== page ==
Sorry for the long winded answer but its hard to answer your question without setting up my point of view. Given the times practical consideration are just as important as political view points however I hope that once people are finally faced with the major problems I see coming I can help find the answers or in my case help people get access to the information they need to help themselves.

Thanks for the detailed answer memmel. I do think that there is a world of difference between setting up an exclusive enclave system, as per South Africa appears to be these days, and setting up extermination camps to deal with the vast majority of the displaced poor and former middle class. But in the seeds of one is sown the seeds of the other.

By actively advocating an exclusive elitist enclave, you guarantee the necessity to defend it from the unwashed masses. Bullets and bombs will prove to be ineffective as there are just too many people constantly coming at you and you will not be able to make bullets fast enough to defend the fortress/enclave. It is but a short step to WMD's and chemical weapons at least have the advantage of not destroying builings and infrastructure. Perhaps your degreee will come in handy for that.

You may be ableto maintain a hi tech civilization with only 25% of the population, but the econmics won't ad up for very long. You will aslo have the other 75% of very pissed off people to deal with and I doubt that all of them will be completley stupid. Especially in America a lot of them will have guns.

I beleive that after the turmoil,the communities that will survive and prosper will be those that have learned tolerance, acceptance and embraced diversity of skills, knowledge and wisdom. Those who want to hold on to the old high-tech ways will quickly find that it won't work for too long if their is no appetite in the broader world to support it.

I'm really more with memmel on this one. I believe some appropriate high tech will survive such as the Internet. I also believe many things will revert to the low tech we had in the past. For example, when I was a kid growing up in the 40's, all we had was an electric stove, small refrigerator, a toaster and a radio. Yet, we never felt like we were being deprived of anything.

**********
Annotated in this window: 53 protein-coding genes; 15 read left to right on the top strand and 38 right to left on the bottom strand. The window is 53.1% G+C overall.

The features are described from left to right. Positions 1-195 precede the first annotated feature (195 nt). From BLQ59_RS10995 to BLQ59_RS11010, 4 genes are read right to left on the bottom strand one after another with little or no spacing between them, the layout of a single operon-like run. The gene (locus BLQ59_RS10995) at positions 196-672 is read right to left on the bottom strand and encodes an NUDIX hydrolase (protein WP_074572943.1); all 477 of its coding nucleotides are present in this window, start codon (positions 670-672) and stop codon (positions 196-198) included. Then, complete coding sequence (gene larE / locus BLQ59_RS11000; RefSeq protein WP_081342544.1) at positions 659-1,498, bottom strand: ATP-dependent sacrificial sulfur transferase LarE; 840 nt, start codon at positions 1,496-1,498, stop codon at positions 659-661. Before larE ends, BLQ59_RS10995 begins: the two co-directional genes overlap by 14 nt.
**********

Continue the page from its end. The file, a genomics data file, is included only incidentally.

As far as the raging hordes goes, I would expect that people will stay where they can get their allotment of food and energy. Further, I doubt that they would survive their move. I don't want to get into this since it then becomes a survivalist debate.

And, memmel, you might want to get a copy of Rawles on Retreats. I haven't seen it but I know it is somewhat orientated toward survivalist considerations then you might be interested in. But, I think it might give you some additional insights of your move.


As far as Enclaves go thats a fairly natural reaction to resource stress. In fact most third world countries have this enclave like structure today. On a smaller scale that all these American mini-farms of a few acres are small family enclaves. I happen to think that most of these are not viable in fact not even close. However once the population drops in the country the people that remain probably will create a viable community.

The US/EU is pretty much a mega-enclave from the perspective of the rest world.

I'm not advocating a elitist enclave exactly just that they will form. Its a simple fact.
However they can be for good or for bad enclaves in and of themselves are neutral. Our civilization is directly descended from the preservation of knowledge in Monasteries and Moslem lands and catholic priests made a lot of contributions to science.

So in general the enclaves of the past did a lot of good and the two examples I used where radically different in structure and sizes one was a entire civilization.

Now I happen to think that as these form you should work aggressively to ensure that not only are they preserving current knowledge but that they are working actively to solve everyones problems. I accept that if civilization is going to make it then it will be in enclaves and they will form naturally and in my opinion I think the largest would be the size of a small country or a few US states. I also don't think any other solution is viable in the real world.

I certainly don't have any control over this and will be rolling with the punches like anyone else. So observing how things will change that are beyond my control and trying to take care of myself and my family and help others is not a bad thing.

I may come across as a bit coarse and cold hearted but I'm talking about times that will be tough and filled with ruthless people.